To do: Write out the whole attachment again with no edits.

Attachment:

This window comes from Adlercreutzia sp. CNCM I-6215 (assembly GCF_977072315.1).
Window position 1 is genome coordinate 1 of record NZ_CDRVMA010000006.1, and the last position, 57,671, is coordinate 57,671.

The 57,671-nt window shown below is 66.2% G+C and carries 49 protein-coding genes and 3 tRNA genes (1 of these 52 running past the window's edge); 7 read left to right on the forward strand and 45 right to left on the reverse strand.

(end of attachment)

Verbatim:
This window comes from Adlercreutzia sp. CNCM I-6215 (assembly GCF_977072315.1).
Window position 1 is genome coordinate 1 of record NZ_CDRVMA010000006.1, and the last position, 57,671, is coordinate 57,671.

The 57,671-nt window shown below is 66.2% G+C and carries 49 protein-coding genes and 3 tRNA genes (1 of these 52 running past the window's edge); 7 read left to right on the forward strand and 45 right to left on the reverse strand.